Tom Petty and MTV should not have worked together. After the music video network launched in 1981, there was a tangible effect that seeped into the industry. Looks always mattered in music, but now they really mattered. And it’s not that Petty was an unattractive guy, he was just…Tom Petty. He looked like your uncle’s friend who always had a beer in his hand. There’s not necessarily anything bad about that, but it’s not the road to teen heartthrob stardom that so many early MTV icons took.
But whereas so many musicians could lean into their looks and poppy sound, Petty, who reportedly is clinging to life on Monday afternoon, took a decidedly different route to MTV stardom. He stuck to his guns with a sound that was unmistakable and coupled it with one of the most memorable music video runs the network ever saw. Along with The Heartbreakers, you could argue that Petty was a quintessential presence on the network as it evolved from fledging experiment to niche success to full-blown world domination. Michael Jackson, Prince, and Madonna might get most of the credit but he was one of the MVPs.
Is there any American child of the 80s who watched MTV and doesn’t remember the video for “Don’t Come Around Here No More?” At a time when the effort put into making music videos was still being perfected, this Alice in Wonderland spin stood out for its storytelling and absurdist filter. The scene towards the end when Alice turns into a cake and everyone takes turns grabbing a slice was an affecting, disturbing vision at the time.
The 1989 solo album Full Moon Fever was when Petty peaked as a presence on MTV. What stands out is how the videos were each as unique as the songs they accompanied and they seemed very important without ever feeling pretentious. Petty’s southern charm and humbleness came through even when the song was coming from the point of view of a character who was anything but.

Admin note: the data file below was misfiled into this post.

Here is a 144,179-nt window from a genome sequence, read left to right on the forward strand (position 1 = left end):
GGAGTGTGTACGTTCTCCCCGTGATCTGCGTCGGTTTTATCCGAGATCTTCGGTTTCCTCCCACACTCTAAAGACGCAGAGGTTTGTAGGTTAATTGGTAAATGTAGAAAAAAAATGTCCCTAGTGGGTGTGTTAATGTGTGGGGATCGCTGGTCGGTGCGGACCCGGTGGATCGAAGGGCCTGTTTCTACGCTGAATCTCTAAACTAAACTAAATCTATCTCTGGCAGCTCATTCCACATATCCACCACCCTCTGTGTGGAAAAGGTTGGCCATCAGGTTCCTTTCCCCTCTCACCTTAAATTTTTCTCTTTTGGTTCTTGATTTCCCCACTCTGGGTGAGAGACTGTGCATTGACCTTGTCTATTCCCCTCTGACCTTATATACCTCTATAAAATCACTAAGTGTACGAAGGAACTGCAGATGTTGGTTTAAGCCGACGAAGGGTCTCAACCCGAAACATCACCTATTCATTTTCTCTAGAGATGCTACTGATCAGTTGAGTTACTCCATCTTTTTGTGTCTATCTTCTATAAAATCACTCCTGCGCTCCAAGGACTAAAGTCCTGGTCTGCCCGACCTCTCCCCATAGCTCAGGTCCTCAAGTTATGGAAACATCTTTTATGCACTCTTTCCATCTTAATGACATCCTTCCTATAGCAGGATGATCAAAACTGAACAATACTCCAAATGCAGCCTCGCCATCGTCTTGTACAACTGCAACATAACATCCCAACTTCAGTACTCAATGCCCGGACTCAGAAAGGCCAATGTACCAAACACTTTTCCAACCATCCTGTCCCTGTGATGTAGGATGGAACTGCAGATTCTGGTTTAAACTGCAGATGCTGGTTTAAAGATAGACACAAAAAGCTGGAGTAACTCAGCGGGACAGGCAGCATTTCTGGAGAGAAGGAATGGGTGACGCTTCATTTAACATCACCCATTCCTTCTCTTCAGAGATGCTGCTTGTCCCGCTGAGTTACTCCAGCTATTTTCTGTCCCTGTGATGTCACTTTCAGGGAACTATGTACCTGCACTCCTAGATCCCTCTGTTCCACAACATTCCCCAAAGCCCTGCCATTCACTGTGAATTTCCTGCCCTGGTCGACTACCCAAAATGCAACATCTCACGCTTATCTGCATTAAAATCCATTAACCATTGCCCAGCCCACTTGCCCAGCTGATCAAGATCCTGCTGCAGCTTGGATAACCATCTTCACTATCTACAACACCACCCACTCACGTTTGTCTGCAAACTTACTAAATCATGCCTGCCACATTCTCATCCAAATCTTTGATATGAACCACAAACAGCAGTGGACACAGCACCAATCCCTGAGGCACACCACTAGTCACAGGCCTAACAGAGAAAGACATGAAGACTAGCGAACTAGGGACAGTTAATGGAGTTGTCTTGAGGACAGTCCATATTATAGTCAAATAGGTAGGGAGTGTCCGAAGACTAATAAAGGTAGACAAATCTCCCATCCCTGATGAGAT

Take On Me is the music video everyone references when thinking about animated classics but Petty’s Runnin’ Down a Dream takes a fun spin on the genre by inserting the genial musician into the story and letting the tropes take him wherever they please.
A few years later, as storytelling gave way to flashier tropes, Petty continued to make music videos that gave audiences his particular point of view. Perhaps none more memorable than Mary Jane’s Last Dance, in which Petty is a mortician so enraptured by the beautiful dead body of Kim Basinger that he steals it, takes it to his home to “live” with her for a night before taking her body to the sea. On paper, that sounds creepy as hell. Somehow, Petty sells the hell out of it. Having a great song along to help tell the story doesn’t hurt either.
Petty was more than just an MTV artist. He was a full-fledged musical legend deserving of his Hall of Fame status among the best. But for those of us who grew up in the 80s and 90s, we’ll remember him as well for how ever-present he seemed to be on that channel no matter how the trends and whims changed. Tom Petty seemed separate from and above them all.